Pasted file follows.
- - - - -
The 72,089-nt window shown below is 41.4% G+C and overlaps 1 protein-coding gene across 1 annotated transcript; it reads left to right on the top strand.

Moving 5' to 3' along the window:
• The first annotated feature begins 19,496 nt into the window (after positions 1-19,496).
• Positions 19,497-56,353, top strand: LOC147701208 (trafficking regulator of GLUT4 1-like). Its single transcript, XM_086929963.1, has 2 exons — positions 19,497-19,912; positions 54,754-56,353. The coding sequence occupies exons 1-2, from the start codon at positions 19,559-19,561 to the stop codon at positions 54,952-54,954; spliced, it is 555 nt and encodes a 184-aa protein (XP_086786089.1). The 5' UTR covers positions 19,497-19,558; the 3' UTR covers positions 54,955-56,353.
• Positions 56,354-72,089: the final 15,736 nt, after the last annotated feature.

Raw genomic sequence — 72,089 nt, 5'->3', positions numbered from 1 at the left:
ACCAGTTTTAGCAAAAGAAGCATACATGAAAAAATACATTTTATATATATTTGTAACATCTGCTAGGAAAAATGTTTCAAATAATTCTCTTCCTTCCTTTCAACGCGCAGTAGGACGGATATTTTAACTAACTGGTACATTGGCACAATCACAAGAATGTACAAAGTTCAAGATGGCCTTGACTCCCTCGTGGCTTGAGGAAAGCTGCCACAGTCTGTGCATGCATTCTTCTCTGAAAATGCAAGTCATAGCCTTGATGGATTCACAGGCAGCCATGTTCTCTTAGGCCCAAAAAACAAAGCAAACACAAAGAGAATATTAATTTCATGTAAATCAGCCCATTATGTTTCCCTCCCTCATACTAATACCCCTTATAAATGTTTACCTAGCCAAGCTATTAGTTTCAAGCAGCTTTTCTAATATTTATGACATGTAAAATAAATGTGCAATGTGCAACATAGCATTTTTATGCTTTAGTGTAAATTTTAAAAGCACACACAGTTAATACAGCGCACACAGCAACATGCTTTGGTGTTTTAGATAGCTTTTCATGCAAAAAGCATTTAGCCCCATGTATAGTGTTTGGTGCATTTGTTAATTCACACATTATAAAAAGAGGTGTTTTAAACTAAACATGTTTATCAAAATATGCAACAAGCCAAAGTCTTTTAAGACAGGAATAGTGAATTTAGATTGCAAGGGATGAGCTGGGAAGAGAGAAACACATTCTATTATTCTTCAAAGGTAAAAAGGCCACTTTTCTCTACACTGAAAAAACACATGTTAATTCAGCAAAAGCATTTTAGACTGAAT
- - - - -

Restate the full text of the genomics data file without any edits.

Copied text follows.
The 72,089-nt window shown below is 41.4% G+C and overlaps 1 protein-coding gene across 1 annotated transcript; it reads left to right on the top strand.

Moving 5' to 3' along the window:
• The first annotated feature begins 19,496 nt into the window (after positions 1-19,496).
• Positions 19,497-56,353, top strand: LOC147701208 (trafficking regulator of GLUT4 1-like). Its single transcript, XM_086929963.1, has 2 exons — positions 19,497-19,912; positions 54,754-56,353. The coding sequence occupies exons 1-2, from the start codon at positions 19,559-19,561 to the stop codon at positions 54,952-54,954; spliced, it is 555 nt and encodes a 184-aa protein (XP_086786089.1). The 5' UTR covers positions 19,497-19,558; the 3' UTR covers positions 54,955-56,353.
• Positions 56,354-72,089: the final 15,736 nt, after the last annotated feature.

Raw genomic sequence — 72,089 nt, 5'->3', positions numbered from 1 at the left:
ACCAGTTTTAGCAAAAGAAGCATACATGAAAAAATACATTTTATATATATTTGTAACATCTGCTAGGAAAAATGTTTCAAATAATTCTCTTCCTTCCTTTCAACGCGCAGTAGGACGGATATTTTAACTAACTGGTACATTGGCACAATCACAAGAATGTACAAAGTTCAAGATGGCCTTGACTCCCTCGTGGCTTGAGGAAAGCTGCCACAGTCTGTGCATGCATTCTTCTCTGAAAATGCAAGTCATAGCCTTGATGGATTCACAGGCAGCCATGTTCTCTTAGGCCCAAAAAACAAAGCAAACACAAAGAGAATATTAATTTCATGTAAATCAGCCCATTATGTTTCCCTCCCTCATACTAATACCCCTTATAAATGTTTACCTAGCCAAGCTATTAGTTTCAAGCAGCTTTTCTAATATTTATGACATGTAAAATAAATGTGCAATGTGCAACATAGCATTTTTATGCTTTAGTGTAAATTTTAAAAGCACACACAGTTAATACAGCGCACACAGCAACATGCTTTGGTGTTTTAGATAGCTTTTCATGCAAAAAGCATTTAGCCCCATGTATAGTGTTTGGTGCATTTGTTAATTCACACATTATAAAAAGAGGTGTTTTAAACTAAACATGTTTATCAAAATATGCAACAAGCCAAAGTCTTTTAAGACAGGAATAGTGAATTTAGATTGCAAGGGATGAGCTGGGAAGAGAGAAACACATTCTATTATTCTTCAAAGGTAAAAAGGCCACTTTTCTCTACACTGAAAAAACACATGTTAATTCAGCAAAAGCATTTTAGACTGAAT